Bruce McKinven represents the house simply with a sparse collection of furniture, though the clean white glow of everything seems somewhat out of keeping with the apparent squalor the characters allude to. The performing area is defined with first a black then a white triangular fabric wall, which is pulled away in the finale to leave Norabella even more alone than Molly was in the opening.
Director Mel Cantwell handles the balance between these competing realities and their performance styles well, if perhaps without a great deal of finesse. In the end, none of the humans come across as particularly compelling or sympathetic, and the characterisation of Sean’s vindictive and uptight girlfriend is more how I suspect a heterosexual man might see her than a particularly insightful satire about relationships or pet owning. Moreover linking cats to a dark and dangerous feminine sexuality is hardly new. The production never approaches the truly creepy ambiguities of Tournier’s classic horror film Cat People (1942), for example.
Nevertheless, Van Reeken’s monologues are more than enough to capture any audience, and her channelling of Eartha Kitt’s Catwoman in her portray of Molly is tremendous. Her tall, thin, fluid frame beautifully expresses catty gestures, while the choices for where she is more playing a non-speaking human and Van Reeken, for example, turns up her nose, sighs, or puts her boots on the table, are equally well judged. As an anthropomorphic depiction of an admittedly difficult animal who is treated badly, it is outstanding. Van Reeken’s meows are wonderfully chesty, feline interjections and her later depiction of the game show hostess seems partly inspired by the predatory sexual dancer automaton in Metropolis (1927). Even if the afterlife of another’s night-terrors, Van Reeken remains alarmingly stylish and sharp like a razor.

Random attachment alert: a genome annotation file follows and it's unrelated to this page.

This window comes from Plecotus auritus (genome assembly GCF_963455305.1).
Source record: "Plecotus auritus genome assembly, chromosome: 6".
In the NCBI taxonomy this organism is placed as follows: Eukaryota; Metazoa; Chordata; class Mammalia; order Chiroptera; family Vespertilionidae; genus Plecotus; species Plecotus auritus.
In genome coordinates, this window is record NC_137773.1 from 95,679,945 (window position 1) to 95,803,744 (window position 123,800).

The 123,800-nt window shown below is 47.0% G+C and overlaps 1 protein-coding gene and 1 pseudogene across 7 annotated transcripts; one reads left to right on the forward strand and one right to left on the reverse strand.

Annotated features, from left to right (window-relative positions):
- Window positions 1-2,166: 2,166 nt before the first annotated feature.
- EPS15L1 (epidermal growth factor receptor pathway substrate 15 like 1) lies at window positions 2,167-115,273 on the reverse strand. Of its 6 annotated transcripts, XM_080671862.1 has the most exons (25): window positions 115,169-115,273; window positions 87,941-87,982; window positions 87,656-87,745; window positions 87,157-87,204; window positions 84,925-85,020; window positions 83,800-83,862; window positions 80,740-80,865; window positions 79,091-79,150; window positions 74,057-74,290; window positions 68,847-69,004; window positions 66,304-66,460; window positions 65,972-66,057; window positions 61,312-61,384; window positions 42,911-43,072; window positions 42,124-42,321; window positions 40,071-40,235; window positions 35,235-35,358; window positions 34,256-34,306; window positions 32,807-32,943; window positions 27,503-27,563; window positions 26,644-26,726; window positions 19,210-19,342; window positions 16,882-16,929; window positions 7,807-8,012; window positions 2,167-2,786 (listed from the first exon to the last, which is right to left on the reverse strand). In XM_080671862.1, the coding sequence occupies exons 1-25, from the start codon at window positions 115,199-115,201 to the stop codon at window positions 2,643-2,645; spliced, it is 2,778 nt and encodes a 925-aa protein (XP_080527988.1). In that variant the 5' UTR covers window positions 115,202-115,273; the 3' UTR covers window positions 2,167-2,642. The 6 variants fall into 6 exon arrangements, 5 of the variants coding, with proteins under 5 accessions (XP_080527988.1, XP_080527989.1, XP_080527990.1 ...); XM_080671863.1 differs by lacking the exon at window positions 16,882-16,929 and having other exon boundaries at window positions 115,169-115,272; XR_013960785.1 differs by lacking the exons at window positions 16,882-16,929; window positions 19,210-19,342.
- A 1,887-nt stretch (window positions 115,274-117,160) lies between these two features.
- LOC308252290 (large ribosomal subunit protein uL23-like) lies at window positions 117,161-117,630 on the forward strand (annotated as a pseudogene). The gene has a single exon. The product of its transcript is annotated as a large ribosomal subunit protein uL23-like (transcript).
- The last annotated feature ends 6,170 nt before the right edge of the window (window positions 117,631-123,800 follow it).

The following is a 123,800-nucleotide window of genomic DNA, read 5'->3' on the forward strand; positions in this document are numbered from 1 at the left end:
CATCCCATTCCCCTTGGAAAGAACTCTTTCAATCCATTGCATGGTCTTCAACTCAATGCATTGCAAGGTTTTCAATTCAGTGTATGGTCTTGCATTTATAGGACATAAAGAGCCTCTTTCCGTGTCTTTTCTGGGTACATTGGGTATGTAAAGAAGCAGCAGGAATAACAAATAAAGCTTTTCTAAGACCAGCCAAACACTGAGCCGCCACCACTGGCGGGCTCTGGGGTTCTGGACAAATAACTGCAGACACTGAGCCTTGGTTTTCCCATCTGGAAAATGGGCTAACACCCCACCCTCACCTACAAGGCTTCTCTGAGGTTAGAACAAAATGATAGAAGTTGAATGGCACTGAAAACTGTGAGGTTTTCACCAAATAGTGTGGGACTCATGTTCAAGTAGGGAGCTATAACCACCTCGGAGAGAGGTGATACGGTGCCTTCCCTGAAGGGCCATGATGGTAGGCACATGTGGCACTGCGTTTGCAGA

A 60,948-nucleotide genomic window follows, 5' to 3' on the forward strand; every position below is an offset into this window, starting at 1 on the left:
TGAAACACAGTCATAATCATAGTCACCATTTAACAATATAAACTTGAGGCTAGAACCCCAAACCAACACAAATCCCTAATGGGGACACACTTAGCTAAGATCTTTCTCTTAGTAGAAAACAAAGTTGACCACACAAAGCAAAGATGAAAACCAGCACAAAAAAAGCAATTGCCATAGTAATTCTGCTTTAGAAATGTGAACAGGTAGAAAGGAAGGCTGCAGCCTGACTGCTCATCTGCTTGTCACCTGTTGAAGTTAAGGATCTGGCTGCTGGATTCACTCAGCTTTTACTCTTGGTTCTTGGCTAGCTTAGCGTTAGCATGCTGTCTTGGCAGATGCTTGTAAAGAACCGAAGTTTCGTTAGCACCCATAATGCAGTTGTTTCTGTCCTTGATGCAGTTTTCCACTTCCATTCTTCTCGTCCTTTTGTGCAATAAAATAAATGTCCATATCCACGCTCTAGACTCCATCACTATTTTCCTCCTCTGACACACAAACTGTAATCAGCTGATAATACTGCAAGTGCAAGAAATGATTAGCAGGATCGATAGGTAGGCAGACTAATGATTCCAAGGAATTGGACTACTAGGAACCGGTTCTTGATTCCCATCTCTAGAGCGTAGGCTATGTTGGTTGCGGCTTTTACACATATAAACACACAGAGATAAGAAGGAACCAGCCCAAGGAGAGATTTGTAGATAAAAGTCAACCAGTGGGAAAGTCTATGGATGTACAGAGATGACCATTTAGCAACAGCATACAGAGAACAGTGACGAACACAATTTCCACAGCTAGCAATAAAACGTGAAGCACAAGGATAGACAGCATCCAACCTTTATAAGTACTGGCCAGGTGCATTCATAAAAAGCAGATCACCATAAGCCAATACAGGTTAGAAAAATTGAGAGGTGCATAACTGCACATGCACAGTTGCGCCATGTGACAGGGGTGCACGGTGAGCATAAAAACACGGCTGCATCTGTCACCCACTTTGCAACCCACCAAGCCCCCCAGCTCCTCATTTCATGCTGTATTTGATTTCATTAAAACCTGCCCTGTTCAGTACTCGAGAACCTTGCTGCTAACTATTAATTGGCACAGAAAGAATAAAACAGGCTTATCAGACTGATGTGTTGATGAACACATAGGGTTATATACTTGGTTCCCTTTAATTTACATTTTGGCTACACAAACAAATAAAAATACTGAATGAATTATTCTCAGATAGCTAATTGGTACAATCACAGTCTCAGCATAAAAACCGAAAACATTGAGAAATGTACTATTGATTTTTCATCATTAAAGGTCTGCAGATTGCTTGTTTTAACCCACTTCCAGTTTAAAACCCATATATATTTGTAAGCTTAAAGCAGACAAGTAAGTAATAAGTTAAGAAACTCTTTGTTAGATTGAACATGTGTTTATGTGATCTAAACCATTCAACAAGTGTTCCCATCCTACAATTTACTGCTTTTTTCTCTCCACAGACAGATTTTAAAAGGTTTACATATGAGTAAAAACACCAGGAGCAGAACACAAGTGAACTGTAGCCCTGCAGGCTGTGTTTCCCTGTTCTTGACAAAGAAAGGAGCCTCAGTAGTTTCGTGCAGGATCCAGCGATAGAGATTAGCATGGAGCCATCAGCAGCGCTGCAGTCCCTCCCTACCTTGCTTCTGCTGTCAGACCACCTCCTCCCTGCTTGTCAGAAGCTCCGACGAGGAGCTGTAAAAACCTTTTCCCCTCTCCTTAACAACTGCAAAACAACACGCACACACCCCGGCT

Theatre has had its share of anthropomorphic animal characters, most notably Edward Albee’s rather twee man-meets-goat romance Sylvia (2000), but recent theorising of human-animal relations (particularly by Donna Harraway) has led many artists since to emphasise how fundamentally weird, unsettling, unknowable, and not like humans truly animals are; how they challenge our idea of what, or even if, other beings think, feel or express. That is to say animals definitely “feel” things, but calling them by a human word like “love” is also clearly misleading since animals neither think nor behave according to such terms.
In many ways then, Nocturna represents about as far you can go in depicting animals as basically like humans, and by doing so, to show that our inability or unwillingness to treat them that way is a particularly ugly human failing. In the best moments of the play though, when we are deep in Molly’s world of fur, glitter and demented imaginings, Sinclair gestures towards a minotaur like fusion of human and animal such as was dreamed of by Surrealist artists like Jean Cocteau, Andre Masson and Louise Bourgeois; one which would disturb and change human and animal behaviours in ways which we have yet to confront.
Nocturna runs at the Subiaco Arts Centre, Perth until 28 August.